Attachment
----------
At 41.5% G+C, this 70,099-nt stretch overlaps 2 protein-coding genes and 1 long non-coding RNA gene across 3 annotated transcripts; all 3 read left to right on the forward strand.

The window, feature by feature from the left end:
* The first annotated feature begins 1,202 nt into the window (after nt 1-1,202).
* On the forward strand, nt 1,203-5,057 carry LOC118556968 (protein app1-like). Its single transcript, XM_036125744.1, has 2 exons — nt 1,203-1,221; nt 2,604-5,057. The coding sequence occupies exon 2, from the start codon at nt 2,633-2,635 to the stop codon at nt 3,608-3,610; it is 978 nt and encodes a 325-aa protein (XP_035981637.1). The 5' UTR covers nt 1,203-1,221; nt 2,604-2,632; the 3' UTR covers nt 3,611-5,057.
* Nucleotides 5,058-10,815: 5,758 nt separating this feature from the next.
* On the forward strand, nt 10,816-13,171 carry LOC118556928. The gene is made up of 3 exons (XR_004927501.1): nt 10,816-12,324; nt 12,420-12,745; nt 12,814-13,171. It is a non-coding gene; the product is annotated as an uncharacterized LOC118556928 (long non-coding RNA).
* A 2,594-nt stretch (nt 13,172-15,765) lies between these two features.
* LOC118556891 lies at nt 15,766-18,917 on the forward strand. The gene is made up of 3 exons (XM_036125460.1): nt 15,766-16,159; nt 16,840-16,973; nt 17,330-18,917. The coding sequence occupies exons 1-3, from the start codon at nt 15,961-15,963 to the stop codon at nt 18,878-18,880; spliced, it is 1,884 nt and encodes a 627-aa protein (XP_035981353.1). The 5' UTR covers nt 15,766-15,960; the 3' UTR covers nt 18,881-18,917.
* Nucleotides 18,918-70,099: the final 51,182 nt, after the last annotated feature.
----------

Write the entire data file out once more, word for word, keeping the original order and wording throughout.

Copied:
At 41.5% G+C, this 70,099-nt stretch overlaps 2 protein-coding genes and 1 long non-coding RNA gene across 3 annotated transcripts; all 3 read left to right on the forward strand.

The window, feature by feature from the left end:
* The first annotated feature begins 1,202 nt into the window (after nt 1-1,202).
* On the forward strand, nt 1,203-5,057 carry LOC118556968 (protein app1-like). Its single transcript, XM_036125744.1, has 2 exons — nt 1,203-1,221; nt 2,604-5,057. The coding sequence occupies exon 2, from the start codon at nt 2,633-2,635 to the stop codon at nt 3,608-3,610; it is 978 nt and encodes a 325-aa protein (XP_035981637.1). The 5' UTR covers nt 1,203-1,221; nt 2,604-2,632; the 3' UTR covers nt 3,611-5,057.
* Nucleotides 5,058-10,815: 5,758 nt separating this feature from the next.
* On the forward strand, nt 10,816-13,171 carry LOC118556928. The gene is made up of 3 exons (XR_004927501.1): nt 10,816-12,324; nt 12,420-12,745; nt 12,814-13,171. It is a non-coding gene; the product is annotated as an uncharacterized LOC118556928 (long non-coding RNA).
* A 2,594-nt stretch (nt 13,172-15,765) lies between these two features.
* LOC118556891 lies at nt 15,766-18,917 on the forward strand. The gene is made up of 3 exons (XM_036125460.1): nt 15,766-16,159; nt 16,840-16,973; nt 17,330-18,917. The coding sequence occupies exons 1-3, from the start codon at nt 15,961-15,963 to the stop codon at nt 18,878-18,880; spliced, it is 1,884 nt and encodes a 627-aa protein (XP_035981353.1). The 5' UTR covers nt 15,766-15,960; the 3' UTR covers nt 18,881-18,917.
* Nucleotides 18,918-70,099: the final 51,182 nt, after the last annotated feature.